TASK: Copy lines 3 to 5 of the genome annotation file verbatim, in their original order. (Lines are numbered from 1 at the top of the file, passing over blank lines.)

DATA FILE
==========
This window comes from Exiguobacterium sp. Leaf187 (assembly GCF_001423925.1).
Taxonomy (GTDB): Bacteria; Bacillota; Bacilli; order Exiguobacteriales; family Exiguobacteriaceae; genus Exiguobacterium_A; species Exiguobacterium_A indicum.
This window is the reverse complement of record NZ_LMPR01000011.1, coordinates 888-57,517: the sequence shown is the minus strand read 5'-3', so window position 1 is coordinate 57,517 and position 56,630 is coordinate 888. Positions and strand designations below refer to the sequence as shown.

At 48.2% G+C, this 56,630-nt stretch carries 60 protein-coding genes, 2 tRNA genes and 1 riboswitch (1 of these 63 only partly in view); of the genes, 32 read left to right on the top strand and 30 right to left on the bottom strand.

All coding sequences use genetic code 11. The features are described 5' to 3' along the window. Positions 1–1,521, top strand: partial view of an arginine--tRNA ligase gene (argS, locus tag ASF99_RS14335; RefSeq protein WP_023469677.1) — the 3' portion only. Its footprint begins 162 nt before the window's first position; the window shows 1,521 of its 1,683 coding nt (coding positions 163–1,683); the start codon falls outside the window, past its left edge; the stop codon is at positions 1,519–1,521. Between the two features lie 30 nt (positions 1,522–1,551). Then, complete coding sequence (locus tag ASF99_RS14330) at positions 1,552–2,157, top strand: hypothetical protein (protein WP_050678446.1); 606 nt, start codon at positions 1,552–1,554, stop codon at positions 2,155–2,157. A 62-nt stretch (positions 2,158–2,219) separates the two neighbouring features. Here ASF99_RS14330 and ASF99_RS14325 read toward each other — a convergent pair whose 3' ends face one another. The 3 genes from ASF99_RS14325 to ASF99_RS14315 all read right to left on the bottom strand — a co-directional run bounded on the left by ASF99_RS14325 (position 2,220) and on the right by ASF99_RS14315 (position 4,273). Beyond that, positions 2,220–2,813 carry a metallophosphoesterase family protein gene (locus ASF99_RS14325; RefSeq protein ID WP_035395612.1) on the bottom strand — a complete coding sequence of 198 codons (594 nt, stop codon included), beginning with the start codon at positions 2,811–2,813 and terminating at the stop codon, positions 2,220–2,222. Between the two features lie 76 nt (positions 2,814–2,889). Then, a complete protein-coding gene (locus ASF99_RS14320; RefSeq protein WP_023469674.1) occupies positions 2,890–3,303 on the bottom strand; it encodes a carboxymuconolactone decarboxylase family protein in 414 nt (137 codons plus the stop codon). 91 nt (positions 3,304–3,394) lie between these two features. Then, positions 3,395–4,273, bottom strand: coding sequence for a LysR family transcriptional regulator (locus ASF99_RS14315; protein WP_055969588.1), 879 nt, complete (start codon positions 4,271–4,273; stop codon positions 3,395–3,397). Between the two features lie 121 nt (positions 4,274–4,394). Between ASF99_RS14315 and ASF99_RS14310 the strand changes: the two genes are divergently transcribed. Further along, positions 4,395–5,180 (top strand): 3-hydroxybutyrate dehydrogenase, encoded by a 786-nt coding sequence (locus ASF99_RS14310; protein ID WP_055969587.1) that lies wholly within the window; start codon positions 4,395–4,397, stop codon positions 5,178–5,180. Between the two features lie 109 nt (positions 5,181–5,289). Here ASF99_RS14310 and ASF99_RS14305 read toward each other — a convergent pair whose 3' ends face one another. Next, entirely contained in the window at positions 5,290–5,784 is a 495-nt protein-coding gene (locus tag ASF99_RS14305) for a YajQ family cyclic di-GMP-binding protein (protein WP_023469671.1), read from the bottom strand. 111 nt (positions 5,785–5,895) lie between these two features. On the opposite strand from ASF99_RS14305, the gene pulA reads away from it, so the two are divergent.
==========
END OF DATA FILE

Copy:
This window is the reverse complement of record NZ_LMPR01000011.1, coordinates 888-57,517: the sequence shown is the minus strand read 5'-3', so window position 1 is coordinate 57,517 and position 56,630 is coordinate 888. Positions and strand designations below refer to the sequence as shown.

At 48.2% G+C, this 56,630-nt stretch carries 60 protein-coding genes, 2 tRNA genes and 1 riboswitch (1 of these 63 only partly in view); of the genes, 32 read left to right on the top strand and 30 right to left on the bottom strand.

All coding sequences use genetic code 11. The features are described 5' to 3' along the window. Positions 1–1,521, top strand: partial view of an arginine--tRNA ligase gene (argS, locus tag ASF99_RS14335; RefSeq protein WP_023469677.1) — the 3' portion only. Its footprint begins 162 nt before the window's first position; the window shows 1,521 of its 1,683 coding nt (coding positions 163–1,683); the start codon falls outside the window, past its left edge; the stop codon is at positions 1,519–1,521. Between the two features lie 30 nt (positions 1,522–1,551). Then, complete coding sequence (locus tag ASF99_RS14330) at positions 1,552–2,157, top strand: hypothetical protein (protein WP_050678446.1); 606 nt, start codon at positions 1,552–1,554, stop codon at positions 2,155–2,157. A 62-nt stretch (positions 2,158–2,219) separates the two neighbouring features. Here ASF99_RS14330 and ASF99_RS14325 read toward each other — a convergent pair whose 3' ends face one another. The 3 genes from ASF99_RS14325 to ASF99_RS14315 all read right to left on the bottom strand — a co-directional run bounded on the left by ASF99_RS14325 (position 2,220) and on the right by ASF99_RS14315 (position 4,273). Beyond that, positions 2,220–2,813 carry a metallophosphoesterase family protein gene (locus ASF99_RS14325; RefSeq protein ID WP_035395612.1) on the bottom strand — a complete coding sequence of 198 codons (594 nt, stop codon included), beginning with the start codon at positions 2,811–2,813 and terminating at the stop codon, positions 2,220–2,222. Between the two features lie 76 nt (positions 2,814–2,889). Then, a complete protein-coding gene (locus ASF99_RS14320; RefSeq protein WP_023469674.1) occupies positions 2,890–3,303 on the bottom strand; it encodes a carboxymuconolactone decarboxylase family protein in 414 nt (137 codons plus the stop codon). 91 nt (positions 3,304–3,394) lie between these two features. Then, positions 3,395–4,273, bottom strand: coding sequence for a LysR family transcriptional regulator (locus ASF99_RS14315; protein WP_055969588.1), 879 nt, complete (start codon positions 4,271–4,273; stop codon positions 3,395–3,397). Between the two features lie 121 nt (positions 4,274–4,394). Between ASF99_RS14315 and ASF99_RS14310 the strand changes: the two genes are divergently transcribed. Further along, positions 4,395–5,180 (top strand): 3-hydroxybutyrate dehydrogenase, encoded by a 786-nt coding sequence (locus ASF99_RS14310; protein ID WP_055969587.1) that lies wholly within the window; start codon positions 4,395–4,397, stop codon positions 5,178–5,180. Between the two features lie 109 nt (positions 5,181–5,289). Here ASF99_RS14310 and ASF99_RS14305 read toward each other — a convergent pair whose 3' ends face one another. Next, entirely contained in the window at positions 5,290–5,784 is a 495-nt protein-coding gene (locus tag ASF99_RS14305) for a YajQ family cyclic di-GMP-binding protein (protein WP_023469671.1), read from the bottom strand. 111 nt (positions 5,785–5,895) lie between these two features. On the opposite strand from ASF99_RS14305, the gene pulA reads away from it, so the two are divergent.